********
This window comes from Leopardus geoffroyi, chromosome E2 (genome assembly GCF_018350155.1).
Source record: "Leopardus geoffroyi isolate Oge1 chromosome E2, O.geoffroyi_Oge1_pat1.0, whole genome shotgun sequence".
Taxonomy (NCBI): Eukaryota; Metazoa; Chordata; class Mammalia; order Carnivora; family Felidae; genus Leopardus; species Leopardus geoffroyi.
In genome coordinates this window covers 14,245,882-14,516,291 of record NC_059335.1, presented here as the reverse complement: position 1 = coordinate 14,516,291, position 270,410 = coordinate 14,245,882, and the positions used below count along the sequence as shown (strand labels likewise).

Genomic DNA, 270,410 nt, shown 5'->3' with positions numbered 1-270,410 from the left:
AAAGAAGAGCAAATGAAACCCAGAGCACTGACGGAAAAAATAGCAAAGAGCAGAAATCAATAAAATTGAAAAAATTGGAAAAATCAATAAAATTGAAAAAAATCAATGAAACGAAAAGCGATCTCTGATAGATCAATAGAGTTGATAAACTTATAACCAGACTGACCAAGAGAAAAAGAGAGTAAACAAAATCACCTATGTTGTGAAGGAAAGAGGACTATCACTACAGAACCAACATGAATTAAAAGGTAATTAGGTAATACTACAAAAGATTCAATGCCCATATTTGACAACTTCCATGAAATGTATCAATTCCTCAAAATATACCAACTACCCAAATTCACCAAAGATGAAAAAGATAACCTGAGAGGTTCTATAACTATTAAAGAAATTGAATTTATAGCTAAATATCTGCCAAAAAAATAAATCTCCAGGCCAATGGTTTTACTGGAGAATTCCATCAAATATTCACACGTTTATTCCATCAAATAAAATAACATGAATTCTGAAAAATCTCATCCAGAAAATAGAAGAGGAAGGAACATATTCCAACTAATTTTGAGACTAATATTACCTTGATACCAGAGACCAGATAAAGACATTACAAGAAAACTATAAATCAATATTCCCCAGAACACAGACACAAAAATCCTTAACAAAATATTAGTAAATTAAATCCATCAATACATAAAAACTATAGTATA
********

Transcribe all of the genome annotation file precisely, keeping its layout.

This window comes from Leopardus geoffroyi, chromosome E2 (genome assembly GCF_018350155.1).
Source record: "Leopardus geoffroyi isolate Oge1 chromosome E2, O.geoffroyi_Oge1_pat1.0, whole genome shotgun sequence".
Taxonomy (NCBI): Eukaryota; Metazoa; Chordata; class Mammalia; order Carnivora; family Felidae; genus Leopardus; species Leopardus geoffroyi.
In genome coordinates this window covers 14,245,882-14,516,291 of record NC_059335.1, presented here as the reverse complement: position 1 = coordinate 14,516,291, position 270,410 = coordinate 14,245,882, and the positions used below count along the sequence as shown (strand labels likewise).

Genomic DNA, 270,410 nt, shown 5'->3' with positions numbered 1-270,410 from the left:
AAAGAAGAGCAAATGAAACCCAGAGCACTGACGGAAAAAATAGCAAAGAGCAGAAATCAATAAAATTGAAAAAATTGGAAAAATCAATAAAATTGAAAAAAATCAATGAAACGAAAAGCGATCTCTGATAGATCAATAGAGTTGATAAACTTATAACCAGACTGACCAAGAGAAAAAGAGAGTAAACAAAATCACCTATGTTGTGAAGGAAAGAGGACTATCACTACAGAACCAACATGAATTAAAAGGTAATTAGGTAATACTACAAAAGATTCAATGCCCATATTTGACAACTTCCATGAAATGTATCAATTCCTCAAAATATACCAACTACCCAAATTCACCAAAGATGAAAAAGATAACCTGAGAGGTTCTATAACTATTAAAGAAATTGAATTTATAGCTAAATATCTGCCAAAAAAATAAATCTCCAGGCCAATGGTTTTACTGGAGAATTCCATCAAATATTCACACGTTTATTCCATCAAATAAAATAACATGAATTCTGAAAAATCTCATCCAGAAAATAGAAGAGGAAGGAACATATTCCAACTAATTTTGAGACTAATATTACCTTGATACCAGAGACCAGATAAAGACATTACAAGAAAACTATAAATCAATATTCCCCAGAACACAGACACAAAAATCCTTAACAAAATATTAGTAAATTAAATCCATCAATACATAAAAACTATAGTATA